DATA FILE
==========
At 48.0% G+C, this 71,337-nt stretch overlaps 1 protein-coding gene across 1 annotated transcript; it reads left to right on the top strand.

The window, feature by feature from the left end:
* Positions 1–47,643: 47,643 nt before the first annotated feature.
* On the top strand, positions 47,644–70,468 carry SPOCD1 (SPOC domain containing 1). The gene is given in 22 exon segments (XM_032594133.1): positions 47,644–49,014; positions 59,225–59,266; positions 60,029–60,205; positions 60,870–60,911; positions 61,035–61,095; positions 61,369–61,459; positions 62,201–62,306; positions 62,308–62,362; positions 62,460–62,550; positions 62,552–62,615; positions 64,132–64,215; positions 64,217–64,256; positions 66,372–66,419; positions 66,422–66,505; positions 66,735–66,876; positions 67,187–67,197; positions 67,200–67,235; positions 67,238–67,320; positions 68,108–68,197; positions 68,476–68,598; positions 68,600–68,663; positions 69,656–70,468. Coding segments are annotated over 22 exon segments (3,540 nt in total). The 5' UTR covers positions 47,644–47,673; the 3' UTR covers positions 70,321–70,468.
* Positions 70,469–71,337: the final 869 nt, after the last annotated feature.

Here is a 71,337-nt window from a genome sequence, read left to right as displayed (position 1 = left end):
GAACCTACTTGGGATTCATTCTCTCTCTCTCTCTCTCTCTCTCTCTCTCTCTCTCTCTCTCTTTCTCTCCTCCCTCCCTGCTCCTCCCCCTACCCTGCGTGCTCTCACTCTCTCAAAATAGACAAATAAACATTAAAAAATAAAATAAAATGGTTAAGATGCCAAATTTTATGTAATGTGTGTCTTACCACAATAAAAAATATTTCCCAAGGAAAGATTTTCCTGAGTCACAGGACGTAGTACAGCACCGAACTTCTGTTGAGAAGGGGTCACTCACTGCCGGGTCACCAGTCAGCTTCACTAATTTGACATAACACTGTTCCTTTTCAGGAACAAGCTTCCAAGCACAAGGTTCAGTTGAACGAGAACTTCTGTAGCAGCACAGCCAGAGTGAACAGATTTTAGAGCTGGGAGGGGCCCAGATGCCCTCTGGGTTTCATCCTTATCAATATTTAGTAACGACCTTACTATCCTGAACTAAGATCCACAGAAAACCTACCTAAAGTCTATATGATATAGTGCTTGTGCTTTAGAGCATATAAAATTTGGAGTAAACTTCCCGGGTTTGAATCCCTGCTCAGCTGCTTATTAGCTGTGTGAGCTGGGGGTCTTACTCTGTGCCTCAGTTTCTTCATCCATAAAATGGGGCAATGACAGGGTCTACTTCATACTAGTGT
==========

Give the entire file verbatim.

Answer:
At 48.0% G+C, this 71,337-nt stretch overlaps 1 protein-coding gene across 1 annotated transcript; it reads left to right on the top strand.

The window, feature by feature from the left end:
* Positions 1–47,643: 47,643 nt before the first annotated feature.
* On the top strand, positions 47,644–70,468 carry SPOCD1 (SPOC domain containing 1). The gene is given in 22 exon segments (XM_032594133.1): positions 47,644–49,014; positions 59,225–59,266; positions 60,029–60,205; positions 60,870–60,911; positions 61,035–61,095; positions 61,369–61,459; positions 62,201–62,306; positions 62,308–62,362; positions 62,460–62,550; positions 62,552–62,615; positions 64,132–64,215; positions 64,217–64,256; positions 66,372–66,419; positions 66,422–66,505; positions 66,735–66,876; positions 67,187–67,197; positions 67,200–67,235; positions 67,238–67,320; positions 68,108–68,197; positions 68,476–68,598; positions 68,600–68,663; positions 69,656–70,468. Coding segments are annotated over 22 exon segments (3,540 nt in total). The 5' UTR covers positions 47,644–47,673; the 3' UTR covers positions 70,321–70,468.
* Positions 70,469–71,337: the final 869 nt, after the last annotated feature.

Here is a 71,337-nt window from a genome sequence, read left to right as displayed (position 1 = left end):
GAACCTACTTGGGATTCATTCTCTCTCTCTCTCTCTCTCTCTCTCTCTCTCTCTCTCTCTCTTTCTCTCCTCCCTCCCTGCTCCTCCCCCTACCCTGCGTGCTCTCACTCTCTCAAAATAGACAAATAAACATTAAAAAATAAAATAAAATGGTTAAGATGCCAAATTTTATGTAATGTGTGTCTTACCACAATAAAAAATATTTCCCAAGGAAAGATTTTCCTGAGTCACAGGACGTAGTACAGCACCGAACTTCTGTTGAGAAGGGGTCACTCACTGCCGGGTCACCAGTCAGCTTCACTAATTTGACATAACACTGTTCCTTTTCAGGAACAAGCTTCCAAGCACAAGGTTCAGTTGAACGAGAACTTCTGTAGCAGCACAGCCAGAGTGAACAGATTTTAGAGCTGGGAGGGGCCCAGATGCCCTCTGGGTTTCATCCTTATCAATATTTAGTAACGACCTTACTATCCTGAACTAAGATCCACAGAAAACCTACCTAAAGTCTATATGATATAGTGCTTGTGCTTTAGAGCATATAAAATTTGGAGTAAACTTCCCGGGTTTGAATCCCTGCTCAGCTGCTTATTAGCTGTGTGAGCTGGGGGTCTTACTCTGTGCCTCAGTTTCTTCATCCATAAAATGGGGCAATGACAGGGTCTACTTCATACTAGTGT